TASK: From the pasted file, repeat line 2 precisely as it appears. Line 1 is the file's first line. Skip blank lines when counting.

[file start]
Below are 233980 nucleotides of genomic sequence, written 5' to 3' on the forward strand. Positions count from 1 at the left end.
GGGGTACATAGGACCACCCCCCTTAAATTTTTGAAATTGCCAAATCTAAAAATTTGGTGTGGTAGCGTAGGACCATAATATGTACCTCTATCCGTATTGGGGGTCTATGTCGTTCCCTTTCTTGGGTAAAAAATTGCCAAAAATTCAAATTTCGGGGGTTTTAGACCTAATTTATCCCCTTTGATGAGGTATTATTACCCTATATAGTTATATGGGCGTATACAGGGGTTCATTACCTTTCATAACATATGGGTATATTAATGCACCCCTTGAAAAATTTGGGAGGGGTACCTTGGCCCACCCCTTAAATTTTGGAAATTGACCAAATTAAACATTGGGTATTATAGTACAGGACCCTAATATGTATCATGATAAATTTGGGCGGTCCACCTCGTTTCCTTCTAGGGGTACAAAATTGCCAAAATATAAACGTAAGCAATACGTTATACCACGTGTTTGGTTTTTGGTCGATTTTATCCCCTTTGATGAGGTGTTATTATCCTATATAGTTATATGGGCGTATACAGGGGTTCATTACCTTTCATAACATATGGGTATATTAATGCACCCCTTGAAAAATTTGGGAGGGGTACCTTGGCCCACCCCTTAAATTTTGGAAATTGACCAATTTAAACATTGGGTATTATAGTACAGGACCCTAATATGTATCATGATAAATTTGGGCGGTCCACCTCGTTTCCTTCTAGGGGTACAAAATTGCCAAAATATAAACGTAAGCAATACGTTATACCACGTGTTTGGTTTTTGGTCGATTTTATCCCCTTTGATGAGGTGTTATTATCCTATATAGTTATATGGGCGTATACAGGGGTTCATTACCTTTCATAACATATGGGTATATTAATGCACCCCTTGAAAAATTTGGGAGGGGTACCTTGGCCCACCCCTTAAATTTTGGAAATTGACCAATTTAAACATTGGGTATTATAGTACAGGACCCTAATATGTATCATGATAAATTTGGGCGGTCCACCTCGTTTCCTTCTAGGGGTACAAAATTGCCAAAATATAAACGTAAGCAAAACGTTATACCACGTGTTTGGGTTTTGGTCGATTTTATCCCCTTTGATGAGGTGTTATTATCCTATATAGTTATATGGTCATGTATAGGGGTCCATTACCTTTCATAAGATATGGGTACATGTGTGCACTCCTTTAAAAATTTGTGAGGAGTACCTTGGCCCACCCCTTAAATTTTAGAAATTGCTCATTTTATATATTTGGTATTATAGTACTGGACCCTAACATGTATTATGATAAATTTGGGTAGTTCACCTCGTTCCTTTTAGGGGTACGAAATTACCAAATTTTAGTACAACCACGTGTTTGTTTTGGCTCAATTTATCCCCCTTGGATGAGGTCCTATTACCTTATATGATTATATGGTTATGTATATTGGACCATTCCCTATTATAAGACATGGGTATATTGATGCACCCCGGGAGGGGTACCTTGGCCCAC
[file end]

GGGGTACATAGGACCACCCCCCTTAAATTTTTGAAATTGCCAAATCTAAAAATTTGGTGTGGTAGCGTAGGACCATAATATGTACCTCTATCCGTATTGGGGGTCTATGTCGTTCCCTTTCTTGGGTAAAAAATTGCCAAAAATTCAAATTTCGGGGGTTTTAGACCTAATTTATCCCCTTTGATGAGGTATTATTACCCTATATAGTTATATGGGCGTATACAGGGGTTCATTACCTTTCATAACATATGGGTATATTAATGCACCCCTTGAAAAATTTGGGAGGGGTACCTTGGCCCACCCCTTAAATTTTGGAAATTGACCAAATTAAACATTGGGTATTATAGTACAGGACCCTAATATGTATCATGATAAATTTGGGCGGTCCACCTCGTTTCCTTCTAGGGGTACAAAATTGCCAAAATATAAACGTAAGCAATACGTTATACCACGTGTTTGGTTTTTGGTCGATTTTATCCCCTTTGATGAGGTGTTATTATCCTATATAGTTATATGGGCGTATACAGGGGTTCATTACCTTTCATAACATATGGGTATATTAATGCACCCCTTGAAAAATTTGGGAGGGGTACCTTGGCCCACCCCTTAAATTTTGGAAATTGACCAATTTAAACATTGGGTATTATAGTACAGGACCCTAATATGTATCATGATAAATTTGGGCGGTCCACCTCGTTTCCTTCTAGGGGTACAAAATTGCCAAAATATAAACGTAAGCAATACGTTATACCACGTGTTTGGTTTTTGGTCGATTTTATCCCCTTTGATGAGGTGTTATTATCCTATATAGTTATATGGGCGTATACAGGGGTTCATTACCTTTCATAACATATGGGTATATTAATGCACCCCTTGAAAAATTTGGGAGGGGTACCTTGGCCCACCCCTTAAATTTTGGAAATTGACCAATTTAAACATTGGGTATTATAGTACAGGACCCTAATATGTATCATGATAAATTTGGGCGGTCCACCTCGTTTCCTTCTAGGGGTACAAAATTGCCAAAATATAAACGTAAGCAAAACGTTATACCACGTGTTTGGGTTTTGGTCGATTTTATCCCCTTTGATGAGGTGTTATTATCCTATATAGTTATATGGTCATGTATAGGGGTCCATTACCTTTCATAAGATATGGGTACATGTGTGCACTCCTTTAAAAATTTGTGAGGAGTACCTTGGCCCACCCCTTAAATTTTAGAAATTGCTCATTTTATATATTTGGTATTATAGTACTGGACCCTAACATGTATTATGATAAATTTGGGTAGTTCACCTCGTTCCTTTTAGGGGTACGAAATTACCAAATTTTAGTACAACCACGTGTTTGTTTTGGCTCAATTTATCCCCCTTGGATGAGGTCCTATTACCTTATATGATTATATGGTTATGTATATTGGACCATTCCCTATTATAAGACATGGGTATATTGATGCACCCCGGGAGGGGTACCTTGGCCCAC